Ph Ch 1- Define Scientific method
Principles and procedures for the systematic pursuit of knowledge involving the recognition and formulation of a problem, the collection of data through observation and experiment, and the formulation and testing of hypotheses
Ph Ch 1- Define hypothesis
an educated guess; a reasonable explanation of an observation or experimental result that is not fully accepted as factual until tested over and over again by experiment
Ph Ch 1- Define fact
a phenomenon about which competent observers who have made a series of observations are in agreement
Ph Ch 1- Define law
a general hypothesis or statement about the relationship of natural quantities that has been tested over and over again and has not been contradicted. Also known as a principle
Ph Ch 1- Define theory
a synthesis of a large body of information that encompasses well-tested and verified hypotheses about certain aspects of the natural world
Ph Ch 1- 1.1 What is the role of equations in this course?
to provide compact expressions of relationships between concepts
Ph Ch 1- 1.2 What are the circular spots of light seen on the ground beneath a tree on a sunny day?
pinhole images of the son
Ph Ch 1- 1.3 Outline the steps of the classic scientific method
Observe; question; predict; test predictions; draw conclusion
Ph Ch 1- 1.4 Distinguish between a scientific fact and a scientific law.
A fact is a close agreement by competent observers who make a series of observations about the same phenomenon. A law is when a hypothesis has been tested over and over again and has not been contradicted
Ph Ch 1- 1.4 How is a scientific theory different from a theory, as used in everyday speech?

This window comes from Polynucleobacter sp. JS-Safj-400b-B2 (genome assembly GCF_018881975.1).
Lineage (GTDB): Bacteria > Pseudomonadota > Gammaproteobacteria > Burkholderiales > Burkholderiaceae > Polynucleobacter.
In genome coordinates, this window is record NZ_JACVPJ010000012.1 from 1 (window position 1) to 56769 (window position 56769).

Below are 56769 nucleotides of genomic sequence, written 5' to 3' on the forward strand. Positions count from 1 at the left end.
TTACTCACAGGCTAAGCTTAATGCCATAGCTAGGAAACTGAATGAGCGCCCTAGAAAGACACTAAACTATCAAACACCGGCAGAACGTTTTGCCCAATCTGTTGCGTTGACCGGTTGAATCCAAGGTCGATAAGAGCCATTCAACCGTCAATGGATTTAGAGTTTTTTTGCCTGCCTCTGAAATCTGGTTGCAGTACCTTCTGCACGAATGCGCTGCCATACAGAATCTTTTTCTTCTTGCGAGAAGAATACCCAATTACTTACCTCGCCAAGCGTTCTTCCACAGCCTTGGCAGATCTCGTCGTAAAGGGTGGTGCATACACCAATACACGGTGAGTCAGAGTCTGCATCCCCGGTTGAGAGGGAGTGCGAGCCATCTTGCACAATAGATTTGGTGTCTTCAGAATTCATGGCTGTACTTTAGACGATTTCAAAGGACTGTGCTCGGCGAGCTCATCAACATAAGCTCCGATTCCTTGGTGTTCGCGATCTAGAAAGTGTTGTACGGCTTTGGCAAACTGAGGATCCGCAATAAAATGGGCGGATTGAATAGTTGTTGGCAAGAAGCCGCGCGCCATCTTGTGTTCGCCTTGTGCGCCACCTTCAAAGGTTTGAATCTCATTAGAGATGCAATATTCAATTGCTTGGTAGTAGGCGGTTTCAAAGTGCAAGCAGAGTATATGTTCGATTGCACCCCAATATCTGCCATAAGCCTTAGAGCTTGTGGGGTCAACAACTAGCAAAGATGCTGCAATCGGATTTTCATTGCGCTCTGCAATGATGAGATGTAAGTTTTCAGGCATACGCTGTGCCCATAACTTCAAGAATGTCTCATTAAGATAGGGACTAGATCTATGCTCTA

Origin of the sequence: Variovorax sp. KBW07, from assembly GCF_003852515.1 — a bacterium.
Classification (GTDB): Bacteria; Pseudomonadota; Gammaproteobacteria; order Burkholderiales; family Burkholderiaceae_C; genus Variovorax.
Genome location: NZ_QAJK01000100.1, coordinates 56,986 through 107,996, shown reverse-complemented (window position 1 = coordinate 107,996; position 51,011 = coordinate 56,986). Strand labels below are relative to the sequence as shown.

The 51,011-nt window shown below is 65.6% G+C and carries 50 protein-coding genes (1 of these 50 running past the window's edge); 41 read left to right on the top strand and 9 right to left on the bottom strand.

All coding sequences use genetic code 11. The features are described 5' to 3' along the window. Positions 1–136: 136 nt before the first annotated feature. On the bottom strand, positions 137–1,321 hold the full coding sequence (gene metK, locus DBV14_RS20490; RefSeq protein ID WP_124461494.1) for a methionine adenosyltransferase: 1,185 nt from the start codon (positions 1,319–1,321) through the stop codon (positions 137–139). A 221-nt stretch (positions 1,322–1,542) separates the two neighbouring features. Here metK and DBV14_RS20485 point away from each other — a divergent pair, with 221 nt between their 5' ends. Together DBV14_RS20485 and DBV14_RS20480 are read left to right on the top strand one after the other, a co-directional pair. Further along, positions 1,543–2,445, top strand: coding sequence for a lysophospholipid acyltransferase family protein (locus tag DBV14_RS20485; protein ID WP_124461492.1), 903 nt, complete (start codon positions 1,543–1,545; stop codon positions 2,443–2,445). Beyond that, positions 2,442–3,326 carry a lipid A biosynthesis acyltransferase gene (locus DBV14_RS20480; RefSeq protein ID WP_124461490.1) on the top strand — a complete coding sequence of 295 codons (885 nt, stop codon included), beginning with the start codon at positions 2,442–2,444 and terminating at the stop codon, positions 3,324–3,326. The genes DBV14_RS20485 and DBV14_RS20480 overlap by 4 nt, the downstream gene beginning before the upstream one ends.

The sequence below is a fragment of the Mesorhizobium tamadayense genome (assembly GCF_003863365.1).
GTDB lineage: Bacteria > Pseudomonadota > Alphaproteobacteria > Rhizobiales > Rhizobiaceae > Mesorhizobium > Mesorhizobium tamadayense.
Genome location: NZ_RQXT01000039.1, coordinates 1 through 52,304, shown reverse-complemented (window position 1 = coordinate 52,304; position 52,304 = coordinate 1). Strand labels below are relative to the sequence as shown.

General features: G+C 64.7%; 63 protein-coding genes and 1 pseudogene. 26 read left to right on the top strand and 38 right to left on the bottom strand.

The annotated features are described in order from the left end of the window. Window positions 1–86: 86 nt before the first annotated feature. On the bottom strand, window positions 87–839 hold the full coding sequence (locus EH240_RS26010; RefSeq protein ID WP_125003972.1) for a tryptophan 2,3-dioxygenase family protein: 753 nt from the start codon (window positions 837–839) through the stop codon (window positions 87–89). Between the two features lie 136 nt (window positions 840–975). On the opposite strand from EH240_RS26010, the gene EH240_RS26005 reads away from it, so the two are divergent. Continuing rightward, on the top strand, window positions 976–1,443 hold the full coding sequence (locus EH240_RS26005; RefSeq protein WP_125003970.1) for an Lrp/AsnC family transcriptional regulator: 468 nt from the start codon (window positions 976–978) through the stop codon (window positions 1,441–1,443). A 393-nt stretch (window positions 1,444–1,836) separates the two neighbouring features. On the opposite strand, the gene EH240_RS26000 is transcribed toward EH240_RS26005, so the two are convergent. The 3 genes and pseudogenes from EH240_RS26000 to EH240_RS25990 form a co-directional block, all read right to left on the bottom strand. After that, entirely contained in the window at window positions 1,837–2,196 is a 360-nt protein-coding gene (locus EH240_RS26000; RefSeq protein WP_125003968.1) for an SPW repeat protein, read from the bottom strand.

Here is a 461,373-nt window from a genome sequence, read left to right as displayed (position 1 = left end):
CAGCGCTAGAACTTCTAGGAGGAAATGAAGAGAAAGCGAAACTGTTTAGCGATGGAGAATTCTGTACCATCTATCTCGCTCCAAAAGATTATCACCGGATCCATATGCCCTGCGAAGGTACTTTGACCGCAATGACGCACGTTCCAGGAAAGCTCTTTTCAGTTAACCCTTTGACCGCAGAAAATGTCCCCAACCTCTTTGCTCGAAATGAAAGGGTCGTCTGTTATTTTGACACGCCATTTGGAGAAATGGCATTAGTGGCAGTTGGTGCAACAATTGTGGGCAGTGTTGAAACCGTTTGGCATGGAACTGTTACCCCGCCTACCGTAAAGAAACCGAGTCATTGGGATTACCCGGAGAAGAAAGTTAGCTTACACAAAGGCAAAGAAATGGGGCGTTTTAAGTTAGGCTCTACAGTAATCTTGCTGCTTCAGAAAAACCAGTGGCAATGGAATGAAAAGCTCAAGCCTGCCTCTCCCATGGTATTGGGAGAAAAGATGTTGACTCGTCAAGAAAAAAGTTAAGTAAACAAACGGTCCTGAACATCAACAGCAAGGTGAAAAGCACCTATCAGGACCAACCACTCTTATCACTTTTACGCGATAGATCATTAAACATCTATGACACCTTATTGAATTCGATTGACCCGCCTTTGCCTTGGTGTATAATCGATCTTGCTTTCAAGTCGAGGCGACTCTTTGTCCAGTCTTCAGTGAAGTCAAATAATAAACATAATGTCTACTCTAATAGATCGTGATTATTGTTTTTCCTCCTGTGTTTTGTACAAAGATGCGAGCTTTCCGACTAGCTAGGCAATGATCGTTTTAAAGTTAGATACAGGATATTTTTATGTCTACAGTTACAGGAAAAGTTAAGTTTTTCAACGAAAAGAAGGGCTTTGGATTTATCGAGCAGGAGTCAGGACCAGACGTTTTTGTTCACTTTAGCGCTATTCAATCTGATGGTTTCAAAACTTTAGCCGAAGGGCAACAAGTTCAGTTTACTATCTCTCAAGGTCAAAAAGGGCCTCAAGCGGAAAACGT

everyday speech it means an "idea" in science it means it has been well tested and verified the hypotheses
Ph Ch 1- 1.4 In daily life, people are often praised for maintaining some particular point of view, for the "courage of their convictions." A change of mind is seen as a sign of weakness. how is this different in science?
scientists must be willing to change their minds and only when confronted w/ solid experimental evidence or when a conceptually simpler hypotheses forces them to a new point of view.
Ph Ch 1- 1.4 What is the test for whether a hypothesis is scientific or not?
Look for ways to prove it wrong, if there is no way to prove the hypothesis wrong then it is not a scientific hypothesis.
Ph Ch 1- 1.4 In daily life, we see many cases of people who are caught misrepresenting things and who soon thereafter are excused and accepted by their contemporaries. How is this different in science?
The penalty for science fraud is professional excommunication
Ph Ch 1- 1.4 What test can you perform to increase the chance in your own mind that you are right about a particular idea?
by being informed on the topic and making sure you understand completely the opposing view on the same topic
Ph Ch 1- 1.5 Cite a reason for encouraging students of the arts to learn about science, and for encouraging science students to learn about the arts.
a knowledge of both the sciences and the arts makes for a wholeness that affects the way we view the world and the decisions that we make about it and for ourselves
Ph Ch 1- 1.5 Why do many people believe they must choose between science and religion?
because religion requires faith science requires experiments and the possibility that previous beliefs were wrong
Ph Ch 1- 1.5 Psychological comfort is a benefit of having solid answers to religious questions. What benefit accompanies a position of not knowing the answers the answers?
A closed mind doesnt want to question things. They want one solid answer and desire to stick w/ that answer. A scientific mind is comfortable w/ uncertainty because science is never truly absolute. A hypothesis can always be proven wrong in the future
Ph Ch 1- 1.6 Clearly distinguish between science and technology.
Science is concerned w/ gathering knowledge and organizing it. Technology lets humans use that knowledge for practical purposes, and it provided the tools needed by scientists in their further explorations